Story and photo by Anthony Savvides
AMMAN, Jordan – A 200-mile pipeline designed to bring water to the drought-ridden capital is finally making its way into Amman after almost three years of construction and millions of dollars invested in the project. If everything goes as planned, 2.5 million residents here will have access to continuously flowing water one year from now, in May 2013.
The Disi Water Conveyance Project, funded by the government and a number of outside sources including private investment firms, is 75 percent complete. When it’s done, residents of Amman will finally be able to use water without fear of depleting their weekly ration of 3 cubic meters, or about 750 gallons.
“I hope that the water will be an improved solution and the total capacity of the water will be increased,” said Bassam Saleh, the project’s director and an engineer at the Ministry of Water and Irrigation, which is an official branch of the government. “It will be supplied to the people, and continuously supplied 24/7, not like this current situation of the ration of [water delivery] one day per week.”
Jordan, located in the heart of the Middle East and bordering Israel, Syria, Saudi Arabia and Iraq, is the third-driest nation in the world. Its people have long suffered the realities of their geography. With almost no ground water reserves and more than 90 percent of the nation receiving fewer than 8 inches of annual precipitation, water is desperately scarce. In addition, neighboring Syria and Israel have built dams along the Yarmouk and Jordan rivers, respectively, in their countries, which in effect choke these water sources that once flowed onto this country’s soil.
The aquifer is supposed to neutralize that, experts say. But some are skeptical that its promise will be fulfilled.
“It’s a temporary solution,” said Mohammad Hashem Stietiya, a professor of soil chemistry at the University of Jordan. “One main reason is that it’s not a replenishable source. [Jordan is] a country of absolute water shortage.”
The Disi Basin aquifer, most of which lies beneath the northwest quadrant of Saudi Arabia with about 25 percent beneath the southwest region of Jordan, is a ground water resource that’s 30,000 years old. Experts don’t know exactly how much water is there, but estimate that it will serve the people of Jordan for anywhere from 50 to 100 years.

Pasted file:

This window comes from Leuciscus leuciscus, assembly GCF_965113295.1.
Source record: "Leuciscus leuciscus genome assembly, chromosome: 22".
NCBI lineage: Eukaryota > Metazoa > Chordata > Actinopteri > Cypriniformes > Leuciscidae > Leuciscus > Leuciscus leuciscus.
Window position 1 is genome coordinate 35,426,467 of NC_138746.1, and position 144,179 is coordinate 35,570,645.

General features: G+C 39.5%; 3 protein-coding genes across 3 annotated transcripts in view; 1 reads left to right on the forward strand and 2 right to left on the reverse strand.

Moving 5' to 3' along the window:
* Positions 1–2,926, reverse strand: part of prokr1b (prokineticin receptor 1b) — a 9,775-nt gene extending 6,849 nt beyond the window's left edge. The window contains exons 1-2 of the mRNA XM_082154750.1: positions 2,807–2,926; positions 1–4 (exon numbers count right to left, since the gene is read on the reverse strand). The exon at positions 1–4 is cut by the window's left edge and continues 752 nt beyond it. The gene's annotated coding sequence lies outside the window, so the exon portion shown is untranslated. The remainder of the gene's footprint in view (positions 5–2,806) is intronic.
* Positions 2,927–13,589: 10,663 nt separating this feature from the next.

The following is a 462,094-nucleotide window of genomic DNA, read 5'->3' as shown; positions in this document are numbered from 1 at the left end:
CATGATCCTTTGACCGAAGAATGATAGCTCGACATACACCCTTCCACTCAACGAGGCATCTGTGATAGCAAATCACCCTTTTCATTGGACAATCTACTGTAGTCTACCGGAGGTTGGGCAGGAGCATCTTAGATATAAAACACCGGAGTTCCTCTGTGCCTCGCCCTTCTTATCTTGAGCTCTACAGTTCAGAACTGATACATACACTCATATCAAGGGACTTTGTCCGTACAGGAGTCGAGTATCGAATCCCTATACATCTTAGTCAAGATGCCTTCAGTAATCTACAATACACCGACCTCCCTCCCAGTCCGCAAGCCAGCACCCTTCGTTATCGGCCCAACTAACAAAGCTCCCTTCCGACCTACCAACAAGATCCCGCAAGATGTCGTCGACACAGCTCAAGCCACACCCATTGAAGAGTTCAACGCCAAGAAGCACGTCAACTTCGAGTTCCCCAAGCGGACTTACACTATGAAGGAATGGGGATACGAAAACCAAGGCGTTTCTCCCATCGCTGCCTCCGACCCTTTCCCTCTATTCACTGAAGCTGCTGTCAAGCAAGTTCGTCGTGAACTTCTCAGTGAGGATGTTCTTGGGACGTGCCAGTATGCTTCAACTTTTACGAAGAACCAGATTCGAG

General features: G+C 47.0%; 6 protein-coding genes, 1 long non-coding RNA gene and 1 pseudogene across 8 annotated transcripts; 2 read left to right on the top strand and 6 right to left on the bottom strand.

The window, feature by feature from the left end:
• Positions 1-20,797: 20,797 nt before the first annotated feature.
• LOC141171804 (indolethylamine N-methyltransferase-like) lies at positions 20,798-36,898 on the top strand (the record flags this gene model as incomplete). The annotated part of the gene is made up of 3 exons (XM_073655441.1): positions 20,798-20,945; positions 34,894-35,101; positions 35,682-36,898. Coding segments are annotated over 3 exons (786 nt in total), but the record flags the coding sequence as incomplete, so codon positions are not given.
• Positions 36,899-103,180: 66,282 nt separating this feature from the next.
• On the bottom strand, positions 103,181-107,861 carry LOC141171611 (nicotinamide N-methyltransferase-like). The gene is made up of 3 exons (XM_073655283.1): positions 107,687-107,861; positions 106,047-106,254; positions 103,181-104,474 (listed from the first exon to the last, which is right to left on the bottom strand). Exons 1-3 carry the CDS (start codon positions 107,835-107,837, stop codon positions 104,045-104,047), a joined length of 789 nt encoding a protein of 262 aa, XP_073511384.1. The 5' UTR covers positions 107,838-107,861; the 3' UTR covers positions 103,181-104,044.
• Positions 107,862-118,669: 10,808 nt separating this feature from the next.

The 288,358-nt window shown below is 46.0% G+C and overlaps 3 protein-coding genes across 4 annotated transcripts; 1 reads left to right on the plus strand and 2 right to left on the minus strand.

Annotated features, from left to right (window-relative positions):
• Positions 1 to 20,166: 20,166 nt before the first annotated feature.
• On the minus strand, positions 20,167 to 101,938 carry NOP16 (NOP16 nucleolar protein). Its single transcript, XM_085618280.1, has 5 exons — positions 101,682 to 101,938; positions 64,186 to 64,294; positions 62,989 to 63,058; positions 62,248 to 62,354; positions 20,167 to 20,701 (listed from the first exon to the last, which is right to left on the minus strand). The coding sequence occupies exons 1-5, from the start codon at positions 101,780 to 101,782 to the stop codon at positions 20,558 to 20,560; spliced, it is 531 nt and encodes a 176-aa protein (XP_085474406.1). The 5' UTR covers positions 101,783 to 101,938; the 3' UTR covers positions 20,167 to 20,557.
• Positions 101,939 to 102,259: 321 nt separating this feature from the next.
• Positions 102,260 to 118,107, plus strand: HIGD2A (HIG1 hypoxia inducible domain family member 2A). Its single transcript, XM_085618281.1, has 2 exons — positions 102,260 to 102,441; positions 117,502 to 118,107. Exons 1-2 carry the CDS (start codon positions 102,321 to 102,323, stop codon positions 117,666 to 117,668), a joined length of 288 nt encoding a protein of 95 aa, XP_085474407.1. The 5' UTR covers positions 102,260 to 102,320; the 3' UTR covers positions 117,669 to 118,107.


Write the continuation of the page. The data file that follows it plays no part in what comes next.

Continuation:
It is, however, what’s known as a fossil aquifer, meaning there is no way to replenish it. Once the water is drained, it’s gone for good.
“The problem we must think about is sustainable use. Is there a sustainable plan, or will they just pump the water?” wondered Raed Al-Tabini, an Amman-based expert in semi-arid land management and community development and a frequent contributor to journal articles about scarce water resources in the Middle East.
Even if the aquifer doesn’t provide a permanent solution, it will help to prevent a near crisis situation here in the short term. The Arab Forum for Environment and Development – a non-governmental organization created to study environmental issues facing the region – released a report in October 2011 projecting that Jordan and the surrounding region will face a severe crisis by 2015 when water availability will be well below the global average based on population.
“After 20 to 30 years, the population here will double according to some studies. Needs for water will continue to rise,” said Saleh.
The only hope at that point is other, additional efforts such as the Red Sea-Dead Sea Water Conveyance Project – a proposed waterway between the Red and Dead seas that would include desalination plants – and efforts to convert wastewater into a usable resource.
While the head of the project is proud of what he will have soon accomplished, many in Jordan hope that the plan will be properly implemented so that the few resources available are put to the best use. Farmers in the southern regions of Jordan, for example, are seen as one of the major stumbling blocks to sustainability.
“Agriculture consumes 70 percent of the renewable water resources in Jordan, and domestic resources use less than 20 percent, at a time when agriculture makes up 3 percent of the Gross Domestic Product,” said Stietiya, the professor in the Department of Agriculture at the University of Jordan. He made particular mention of certain crops such as tomatoes and watermelon that require excessive amounts of water to grow.
On the other hand, agriculture is a major staple in the economy, providing many rural families income. So, there has to be a compromise in place, he said.
“One possible solution is the use of unconventional resources, such as treated waste water,” Stietiya said.
Currently, there are 23 wastewater treatment plants in Jordan, some of which provide water flow into surrounding channels used for irrigation. But even that’s not enough to offset the amount of renewable water resources used up seasonally by farmers.
“This [Disi] project is only for drinking purposes,” said Saleh. “We will not pump any water for irrigation purposes. We will ask that people not use it without any conservation, not to use it wastefully and without monitoring.”
Eventually, as part of the aquifer plan, channels will be developed to supply water to other parched areas of the Hashemite Kingdom including Zarqa, a city east of Amman in central Jordan.
“The Disi project will solve the problem for Jordan up to 2022, and after that,” said Saleh, “we can begin a new project to solve the increased needs for water.”